June 26, 2019 | 72° F

So how was your Hot Dog Day


I couldn't make it this time unfortunately. I did not know it when I woke up that morning, but I would end up spending my afternoon in a kangaroo court.

I have been a part of the ward campaign (www.empowernb.com) since June. If you haven't heard of us, we are fighting to change the way our City Council is elected so that each neighborhood is guaranteed representation on the council. This will be a revolutionary change and will likely destroy the foundation of a political machine that has ruled this city for about 40 years. Needless to say, they are fighting us unrelentingly. That's where the kangaroo court comes in.

On about 90 minutes notice, the ward campaign assembled more than a dozen supporters in a New Jersey Superior Courtroom to attend a speakerphone hearing that would decide whether our question would be voted on by the public this Nov. 4. It was actually rather comical. After listening to lawyers arguing on a speakerphone in front of a robed judge in a mockery of justice, Judge Heidi Currier ruled that our question would not be ready in time for the Nov. 4 ballot because it had not been certified in time.

Why wasn't it certified, you say? The deadline to turn in our petition was in August. We rushed and turned it in more than a month early to avoid a thinly veiled attempt to supercede our question by the New Brunswick City Council. However, City Clerk Dan Torrissi found it invalid, and we were forced to challenge in court. Our case took weeks to be heard. On my birthday, Aug. 14, in New Jersey Superior Court, both attorneys argued the merits of the case. EON's lawyer, Renee Steinhagen of New Jersey Appleseed Public Interest Law Center, worked for free. Marvin Brauth, on the other hand, defended the city at $230 an hour despite sitting next to the City Attorney William Hamilton, who said nothing during the hearing but made $180/hour in taxpayer dollars himself.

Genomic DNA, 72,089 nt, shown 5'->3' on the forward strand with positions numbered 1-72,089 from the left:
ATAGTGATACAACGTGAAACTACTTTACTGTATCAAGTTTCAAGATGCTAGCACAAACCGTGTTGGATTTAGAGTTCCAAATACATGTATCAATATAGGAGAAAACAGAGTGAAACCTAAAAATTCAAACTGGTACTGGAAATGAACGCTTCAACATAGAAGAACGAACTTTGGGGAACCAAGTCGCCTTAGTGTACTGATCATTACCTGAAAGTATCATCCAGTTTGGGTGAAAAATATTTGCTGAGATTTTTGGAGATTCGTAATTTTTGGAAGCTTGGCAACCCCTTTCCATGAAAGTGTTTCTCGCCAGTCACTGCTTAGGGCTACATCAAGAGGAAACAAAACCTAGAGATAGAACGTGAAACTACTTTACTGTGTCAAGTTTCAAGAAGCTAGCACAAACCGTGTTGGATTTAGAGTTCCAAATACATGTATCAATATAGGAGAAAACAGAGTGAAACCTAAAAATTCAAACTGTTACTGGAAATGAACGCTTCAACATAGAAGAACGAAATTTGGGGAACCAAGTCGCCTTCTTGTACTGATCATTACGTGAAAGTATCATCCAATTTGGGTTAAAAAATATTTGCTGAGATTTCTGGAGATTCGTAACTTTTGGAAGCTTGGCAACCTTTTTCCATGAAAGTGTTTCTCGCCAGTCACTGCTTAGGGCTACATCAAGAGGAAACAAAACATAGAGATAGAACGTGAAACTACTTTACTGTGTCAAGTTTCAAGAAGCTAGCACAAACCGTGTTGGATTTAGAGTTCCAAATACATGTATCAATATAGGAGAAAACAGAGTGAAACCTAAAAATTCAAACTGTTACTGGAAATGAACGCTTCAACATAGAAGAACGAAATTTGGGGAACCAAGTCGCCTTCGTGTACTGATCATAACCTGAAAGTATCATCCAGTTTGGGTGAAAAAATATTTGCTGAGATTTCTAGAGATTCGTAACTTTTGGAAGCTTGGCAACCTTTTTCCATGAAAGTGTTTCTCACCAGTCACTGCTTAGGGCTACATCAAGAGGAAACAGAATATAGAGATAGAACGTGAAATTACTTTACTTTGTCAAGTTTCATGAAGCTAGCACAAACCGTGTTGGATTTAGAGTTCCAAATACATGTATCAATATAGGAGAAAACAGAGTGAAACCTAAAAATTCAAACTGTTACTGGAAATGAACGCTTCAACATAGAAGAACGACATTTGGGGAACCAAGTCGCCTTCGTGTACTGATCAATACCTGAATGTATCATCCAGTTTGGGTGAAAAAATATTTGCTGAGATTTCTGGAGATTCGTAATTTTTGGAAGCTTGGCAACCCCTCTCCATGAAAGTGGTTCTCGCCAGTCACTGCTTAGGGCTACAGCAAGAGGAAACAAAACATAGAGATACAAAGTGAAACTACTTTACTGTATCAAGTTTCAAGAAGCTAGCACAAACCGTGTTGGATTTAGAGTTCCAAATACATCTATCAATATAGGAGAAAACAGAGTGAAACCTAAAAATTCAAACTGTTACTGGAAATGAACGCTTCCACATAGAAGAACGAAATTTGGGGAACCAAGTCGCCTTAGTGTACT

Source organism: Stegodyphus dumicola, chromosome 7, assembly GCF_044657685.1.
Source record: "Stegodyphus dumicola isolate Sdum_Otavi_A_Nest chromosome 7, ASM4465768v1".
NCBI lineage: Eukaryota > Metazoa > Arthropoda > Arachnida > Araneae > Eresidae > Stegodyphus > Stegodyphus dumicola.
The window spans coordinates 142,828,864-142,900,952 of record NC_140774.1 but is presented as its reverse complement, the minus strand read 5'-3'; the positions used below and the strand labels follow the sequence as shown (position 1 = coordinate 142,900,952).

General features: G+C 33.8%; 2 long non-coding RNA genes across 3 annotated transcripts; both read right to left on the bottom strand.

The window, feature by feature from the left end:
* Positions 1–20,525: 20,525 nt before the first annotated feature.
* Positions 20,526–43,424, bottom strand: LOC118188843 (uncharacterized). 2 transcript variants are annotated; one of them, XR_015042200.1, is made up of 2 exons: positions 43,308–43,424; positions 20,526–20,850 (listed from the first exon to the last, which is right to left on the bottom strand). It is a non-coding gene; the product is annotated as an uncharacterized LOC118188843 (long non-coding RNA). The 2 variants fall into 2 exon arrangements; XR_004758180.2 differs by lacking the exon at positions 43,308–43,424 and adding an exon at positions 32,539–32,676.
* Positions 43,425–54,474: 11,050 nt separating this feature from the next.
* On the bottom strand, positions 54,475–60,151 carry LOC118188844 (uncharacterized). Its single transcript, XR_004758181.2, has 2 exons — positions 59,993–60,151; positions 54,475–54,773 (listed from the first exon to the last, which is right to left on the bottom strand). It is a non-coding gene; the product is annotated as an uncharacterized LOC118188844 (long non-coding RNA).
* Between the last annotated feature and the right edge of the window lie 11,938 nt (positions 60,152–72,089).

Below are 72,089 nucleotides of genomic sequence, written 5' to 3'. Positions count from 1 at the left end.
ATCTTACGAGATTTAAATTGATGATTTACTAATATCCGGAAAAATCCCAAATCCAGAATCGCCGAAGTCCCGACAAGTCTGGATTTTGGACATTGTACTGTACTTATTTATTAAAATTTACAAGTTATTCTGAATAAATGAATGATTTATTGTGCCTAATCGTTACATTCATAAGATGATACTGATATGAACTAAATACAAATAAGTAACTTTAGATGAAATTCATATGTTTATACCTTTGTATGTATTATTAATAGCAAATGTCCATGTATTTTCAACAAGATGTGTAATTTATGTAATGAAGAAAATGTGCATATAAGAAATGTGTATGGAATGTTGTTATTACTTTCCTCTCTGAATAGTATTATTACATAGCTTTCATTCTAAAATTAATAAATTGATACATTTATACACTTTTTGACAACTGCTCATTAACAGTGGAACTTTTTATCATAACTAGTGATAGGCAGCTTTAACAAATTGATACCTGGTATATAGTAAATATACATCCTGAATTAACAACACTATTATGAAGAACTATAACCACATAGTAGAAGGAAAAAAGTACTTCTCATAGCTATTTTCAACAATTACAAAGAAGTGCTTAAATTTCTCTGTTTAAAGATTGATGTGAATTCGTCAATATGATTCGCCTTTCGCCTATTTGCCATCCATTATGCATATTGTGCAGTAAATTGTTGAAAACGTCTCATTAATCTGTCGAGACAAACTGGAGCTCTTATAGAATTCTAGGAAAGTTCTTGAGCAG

You see, we're just a bunch of streetwise community activists. We were not cut out for the sheer ridiculousness of the legal system here. In fact, we all kind of thought it would be like in the movies where the judge would bang her gavel at the end and rule one way or the other. How foolish of us. She did promise, however, that she would issue an opinion "shortly" because she understood time was of the essence. She then proceeded to take a three-week vacation before ruling in favor of our petition. Unfortunately, according to her own findings on Tuesday, her vacation cost us the chance to have this question on the Nov. 4 presidential ballot. Rather, it will appear in a special election, or more likely, in the November 2009 general election for governor. I don't think I need to mention that the presidential election garners the highest turnout of any elections held in this country. Gubernatorial elections, not so much.